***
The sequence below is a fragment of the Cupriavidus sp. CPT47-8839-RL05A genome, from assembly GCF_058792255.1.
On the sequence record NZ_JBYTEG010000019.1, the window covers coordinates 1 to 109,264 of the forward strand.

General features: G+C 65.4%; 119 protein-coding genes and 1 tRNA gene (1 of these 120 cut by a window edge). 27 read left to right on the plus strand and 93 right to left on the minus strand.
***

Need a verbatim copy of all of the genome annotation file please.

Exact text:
The sequence below is a fragment of the Cupriavidus sp. CPT47-8839-RL05A genome, from assembly GCF_058792255.1.
On the sequence record NZ_JBYTEG010000019.1, the window covers coordinates 1 to 109,264 of the forward strand.

General features: G+C 65.4%; 119 protein-coding genes and 1 tRNA gene (1 of these 120 cut by a window edge). 27 read left to right on the plus strand and 93 right to left on the minus strand.